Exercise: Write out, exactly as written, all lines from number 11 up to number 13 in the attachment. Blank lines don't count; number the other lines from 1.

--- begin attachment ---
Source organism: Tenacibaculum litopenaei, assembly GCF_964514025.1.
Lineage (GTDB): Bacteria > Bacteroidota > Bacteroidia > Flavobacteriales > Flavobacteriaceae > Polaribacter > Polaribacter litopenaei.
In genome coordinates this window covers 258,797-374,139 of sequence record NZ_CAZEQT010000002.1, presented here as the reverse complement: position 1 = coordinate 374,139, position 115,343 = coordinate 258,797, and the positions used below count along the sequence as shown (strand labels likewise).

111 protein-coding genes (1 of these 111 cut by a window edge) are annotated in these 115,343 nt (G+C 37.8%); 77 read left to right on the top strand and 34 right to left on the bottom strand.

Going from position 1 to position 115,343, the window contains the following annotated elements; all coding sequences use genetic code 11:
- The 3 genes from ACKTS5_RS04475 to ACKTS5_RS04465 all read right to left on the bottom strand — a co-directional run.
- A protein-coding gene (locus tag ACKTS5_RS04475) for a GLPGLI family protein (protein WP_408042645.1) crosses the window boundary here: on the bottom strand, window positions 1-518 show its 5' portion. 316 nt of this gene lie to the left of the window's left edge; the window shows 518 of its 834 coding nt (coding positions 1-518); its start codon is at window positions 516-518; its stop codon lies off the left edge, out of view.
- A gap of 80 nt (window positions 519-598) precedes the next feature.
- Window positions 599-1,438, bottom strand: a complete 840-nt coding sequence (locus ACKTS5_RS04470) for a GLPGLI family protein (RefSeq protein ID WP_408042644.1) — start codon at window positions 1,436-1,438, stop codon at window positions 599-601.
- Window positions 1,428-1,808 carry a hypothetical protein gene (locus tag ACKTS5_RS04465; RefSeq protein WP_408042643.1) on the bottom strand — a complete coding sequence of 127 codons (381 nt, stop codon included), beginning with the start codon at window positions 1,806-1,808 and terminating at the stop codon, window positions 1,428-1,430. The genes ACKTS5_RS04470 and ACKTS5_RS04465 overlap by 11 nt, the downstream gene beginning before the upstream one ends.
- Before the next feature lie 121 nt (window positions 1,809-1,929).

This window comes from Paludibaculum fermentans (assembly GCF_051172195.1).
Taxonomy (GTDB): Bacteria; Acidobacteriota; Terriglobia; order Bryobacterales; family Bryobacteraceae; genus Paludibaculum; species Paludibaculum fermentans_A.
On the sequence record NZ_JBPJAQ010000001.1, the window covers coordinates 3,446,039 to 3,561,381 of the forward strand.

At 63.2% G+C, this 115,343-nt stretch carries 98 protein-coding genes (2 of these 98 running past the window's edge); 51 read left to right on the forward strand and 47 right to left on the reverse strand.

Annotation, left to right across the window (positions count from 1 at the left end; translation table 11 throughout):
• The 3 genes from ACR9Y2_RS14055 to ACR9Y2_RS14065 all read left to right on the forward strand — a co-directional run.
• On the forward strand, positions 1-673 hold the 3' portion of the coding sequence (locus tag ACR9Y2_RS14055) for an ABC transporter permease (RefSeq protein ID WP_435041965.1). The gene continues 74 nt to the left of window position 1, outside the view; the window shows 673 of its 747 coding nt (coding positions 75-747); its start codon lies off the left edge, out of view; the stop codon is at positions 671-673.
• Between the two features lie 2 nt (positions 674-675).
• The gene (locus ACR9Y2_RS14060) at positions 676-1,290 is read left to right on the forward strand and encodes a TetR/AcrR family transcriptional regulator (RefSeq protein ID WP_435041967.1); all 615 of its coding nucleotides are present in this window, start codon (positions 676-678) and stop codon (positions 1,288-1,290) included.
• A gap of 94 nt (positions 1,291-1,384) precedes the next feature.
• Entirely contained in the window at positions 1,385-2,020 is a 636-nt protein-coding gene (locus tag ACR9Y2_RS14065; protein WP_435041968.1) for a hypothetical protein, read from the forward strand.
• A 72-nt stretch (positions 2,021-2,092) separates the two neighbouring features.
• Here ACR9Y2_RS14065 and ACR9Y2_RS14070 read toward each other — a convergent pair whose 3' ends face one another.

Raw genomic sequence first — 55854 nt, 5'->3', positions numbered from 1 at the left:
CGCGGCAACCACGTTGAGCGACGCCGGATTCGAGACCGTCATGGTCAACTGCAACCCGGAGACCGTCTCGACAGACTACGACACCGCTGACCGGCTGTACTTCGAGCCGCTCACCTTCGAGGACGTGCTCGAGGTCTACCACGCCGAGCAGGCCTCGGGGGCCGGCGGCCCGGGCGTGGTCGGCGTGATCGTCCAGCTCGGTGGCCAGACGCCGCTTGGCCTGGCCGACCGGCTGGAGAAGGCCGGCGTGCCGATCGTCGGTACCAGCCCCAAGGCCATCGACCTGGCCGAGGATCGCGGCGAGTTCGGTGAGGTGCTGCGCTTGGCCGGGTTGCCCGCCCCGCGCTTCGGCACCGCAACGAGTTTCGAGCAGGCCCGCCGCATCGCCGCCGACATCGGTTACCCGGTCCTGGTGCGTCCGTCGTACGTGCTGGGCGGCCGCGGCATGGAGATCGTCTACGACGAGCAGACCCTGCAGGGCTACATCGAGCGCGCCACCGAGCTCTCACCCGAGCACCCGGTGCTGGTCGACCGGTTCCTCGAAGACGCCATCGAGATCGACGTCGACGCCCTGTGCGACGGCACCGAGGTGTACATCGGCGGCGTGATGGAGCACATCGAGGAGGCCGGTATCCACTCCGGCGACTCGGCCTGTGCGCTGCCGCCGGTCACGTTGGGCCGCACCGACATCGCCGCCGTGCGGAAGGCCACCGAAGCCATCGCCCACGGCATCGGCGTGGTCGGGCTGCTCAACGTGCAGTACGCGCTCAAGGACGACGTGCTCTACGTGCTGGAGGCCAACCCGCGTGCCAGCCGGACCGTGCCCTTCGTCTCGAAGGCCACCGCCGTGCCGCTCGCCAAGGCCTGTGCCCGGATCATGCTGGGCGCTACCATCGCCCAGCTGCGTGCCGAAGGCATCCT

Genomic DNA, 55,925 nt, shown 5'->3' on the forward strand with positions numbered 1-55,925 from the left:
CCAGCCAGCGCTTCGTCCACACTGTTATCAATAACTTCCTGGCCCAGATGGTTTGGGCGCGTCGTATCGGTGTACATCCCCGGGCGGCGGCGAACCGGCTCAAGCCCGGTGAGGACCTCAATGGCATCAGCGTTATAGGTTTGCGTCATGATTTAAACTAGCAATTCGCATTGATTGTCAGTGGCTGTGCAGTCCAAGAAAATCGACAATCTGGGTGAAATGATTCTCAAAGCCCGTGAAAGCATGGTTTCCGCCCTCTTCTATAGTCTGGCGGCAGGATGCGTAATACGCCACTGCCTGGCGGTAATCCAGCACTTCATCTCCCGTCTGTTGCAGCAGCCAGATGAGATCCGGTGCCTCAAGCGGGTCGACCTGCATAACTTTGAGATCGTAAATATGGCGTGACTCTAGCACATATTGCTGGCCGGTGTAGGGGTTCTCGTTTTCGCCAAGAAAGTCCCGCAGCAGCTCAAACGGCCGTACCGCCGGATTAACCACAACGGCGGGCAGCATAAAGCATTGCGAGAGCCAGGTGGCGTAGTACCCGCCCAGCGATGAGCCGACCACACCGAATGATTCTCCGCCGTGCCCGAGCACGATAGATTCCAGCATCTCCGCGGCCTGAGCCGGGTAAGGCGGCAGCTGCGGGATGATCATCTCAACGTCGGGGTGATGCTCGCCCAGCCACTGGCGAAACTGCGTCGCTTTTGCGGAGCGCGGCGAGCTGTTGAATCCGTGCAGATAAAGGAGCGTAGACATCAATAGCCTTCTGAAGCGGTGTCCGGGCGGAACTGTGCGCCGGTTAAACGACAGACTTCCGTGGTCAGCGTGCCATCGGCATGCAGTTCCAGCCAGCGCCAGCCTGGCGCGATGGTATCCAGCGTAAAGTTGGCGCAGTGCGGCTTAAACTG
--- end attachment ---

- Before the next feature lie 121 nt (window positions 1,809-1,929).

This window comes from Paludibaculum fermentans (assembly GCF_051172195.1).
Taxonomy (GTDB): Bacteria; Acidobacteriota; Terriglobia; order Bryobacterales; family Bryobacteraceae; genus Paludibaculum; species Paludibaculum fermentans_A.